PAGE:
High Surf Accessories’ Rescue Sleds Open PWC to All New Uses


Although 2-and-3 seater personal watercraft runabouts have been around since the late 1980s, adding a rescue sled for watercraft rescue is a fairly new concept. Because PWC are mostly used for recreational use around lakes, rivers and oceans, and manufacturers have expanded the original recreational use of PWC to include racing and towing for water sports (such as wakeboarding, wakeskating, tubing), tow rescue and tow surf by use of a tow board is something that is only a decade or two old (although big surf pioneer Randy Laine was doing it waaay earlier, but that’s a whole other story).

Through the use of a tow board, PWCs have gained additional traction with big game fishing and scuba diving/divers, in addition to dive rescue and reef exploration. Rescue sleds, such as those from High Surf Accessories (HSA), have opened up personal watercraft to a whole new world of use. In terms of swiftwater rescue, HSA states, “There is no such thing as too much power, just too much throttle. In fact, high horsepower makes navigation in a water current safer for all involved. ‘Slow is pro’ in swift water navigation especially with an attached tow board, and the ability to cautiously navigate fast currents, large waves and difficult gradients is paramount.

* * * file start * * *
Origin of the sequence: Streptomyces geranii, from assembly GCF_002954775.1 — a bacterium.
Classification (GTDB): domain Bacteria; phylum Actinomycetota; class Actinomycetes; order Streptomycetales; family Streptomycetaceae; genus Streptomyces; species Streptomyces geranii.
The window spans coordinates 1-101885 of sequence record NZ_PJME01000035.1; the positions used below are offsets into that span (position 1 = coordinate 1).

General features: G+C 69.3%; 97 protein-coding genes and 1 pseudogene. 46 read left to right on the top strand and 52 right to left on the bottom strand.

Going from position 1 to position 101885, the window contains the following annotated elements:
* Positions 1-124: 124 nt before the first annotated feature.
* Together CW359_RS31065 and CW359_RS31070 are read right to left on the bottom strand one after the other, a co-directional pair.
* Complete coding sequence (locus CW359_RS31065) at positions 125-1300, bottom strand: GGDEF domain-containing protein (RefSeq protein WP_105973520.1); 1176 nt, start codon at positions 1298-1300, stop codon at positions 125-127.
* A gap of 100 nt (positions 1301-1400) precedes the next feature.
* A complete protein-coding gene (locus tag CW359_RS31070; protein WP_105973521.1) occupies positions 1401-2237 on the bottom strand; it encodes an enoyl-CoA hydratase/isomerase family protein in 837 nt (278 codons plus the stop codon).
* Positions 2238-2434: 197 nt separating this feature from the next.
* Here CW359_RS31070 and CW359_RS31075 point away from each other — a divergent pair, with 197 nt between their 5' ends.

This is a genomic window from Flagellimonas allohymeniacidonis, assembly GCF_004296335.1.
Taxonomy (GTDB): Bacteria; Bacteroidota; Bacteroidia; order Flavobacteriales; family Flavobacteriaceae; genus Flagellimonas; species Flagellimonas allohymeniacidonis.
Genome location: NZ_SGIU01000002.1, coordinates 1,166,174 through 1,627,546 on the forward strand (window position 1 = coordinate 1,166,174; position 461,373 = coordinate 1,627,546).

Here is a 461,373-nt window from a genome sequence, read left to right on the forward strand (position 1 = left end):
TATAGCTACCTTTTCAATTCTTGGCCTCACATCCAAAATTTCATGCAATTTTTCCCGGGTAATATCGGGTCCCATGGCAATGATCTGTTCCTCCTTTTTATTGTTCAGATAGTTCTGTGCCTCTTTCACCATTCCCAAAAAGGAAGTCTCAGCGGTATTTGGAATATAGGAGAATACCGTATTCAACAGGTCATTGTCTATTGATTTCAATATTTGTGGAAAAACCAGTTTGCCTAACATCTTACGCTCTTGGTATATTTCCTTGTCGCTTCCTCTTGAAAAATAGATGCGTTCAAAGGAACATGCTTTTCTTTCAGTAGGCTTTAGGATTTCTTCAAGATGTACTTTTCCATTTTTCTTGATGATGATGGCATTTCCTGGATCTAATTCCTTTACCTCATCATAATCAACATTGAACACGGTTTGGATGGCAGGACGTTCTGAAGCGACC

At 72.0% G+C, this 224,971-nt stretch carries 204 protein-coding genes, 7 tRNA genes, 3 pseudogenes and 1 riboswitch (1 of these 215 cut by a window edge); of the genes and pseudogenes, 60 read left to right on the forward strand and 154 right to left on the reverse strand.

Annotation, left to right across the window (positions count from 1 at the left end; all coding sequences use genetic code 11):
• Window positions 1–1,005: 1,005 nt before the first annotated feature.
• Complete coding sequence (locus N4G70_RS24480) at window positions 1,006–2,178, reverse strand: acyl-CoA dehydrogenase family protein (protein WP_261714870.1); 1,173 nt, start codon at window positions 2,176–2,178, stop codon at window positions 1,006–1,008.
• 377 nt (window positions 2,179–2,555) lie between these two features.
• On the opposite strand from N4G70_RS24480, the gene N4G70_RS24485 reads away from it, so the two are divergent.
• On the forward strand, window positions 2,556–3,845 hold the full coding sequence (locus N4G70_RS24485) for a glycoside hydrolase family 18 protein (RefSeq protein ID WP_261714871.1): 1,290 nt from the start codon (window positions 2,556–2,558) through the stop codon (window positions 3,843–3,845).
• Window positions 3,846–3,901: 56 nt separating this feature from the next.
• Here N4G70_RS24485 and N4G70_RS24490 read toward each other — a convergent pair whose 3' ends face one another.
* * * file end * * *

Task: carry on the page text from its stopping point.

“The RWC’s low draft means less underwater obstruction contact and the ability to operate at lower water levels than outboard engines without decreasing performance. Obstructions become more difficult to identify during downstream navigation, and operators in the standard PWC standing position can identify obstructions easier and earlier than other watercraft. The combination of low draft and no exposed prop also allows PWC to maneuver closer to obstructions for search or rescue operations.”

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Kevin Shaw

Kevin Shaw

Editor-in-Chief – kevin.shaw@shawgroupmedia.com Kevin Shaw is a decade-long powersports and automotive journalist whose love for things that go too fast has led him to launching The Watercraft Journal. Almost always found with stained hands and dirt under his fingernails, Kevin has an eye for the technical while keeping a eye out for beautiful photography and a great story.

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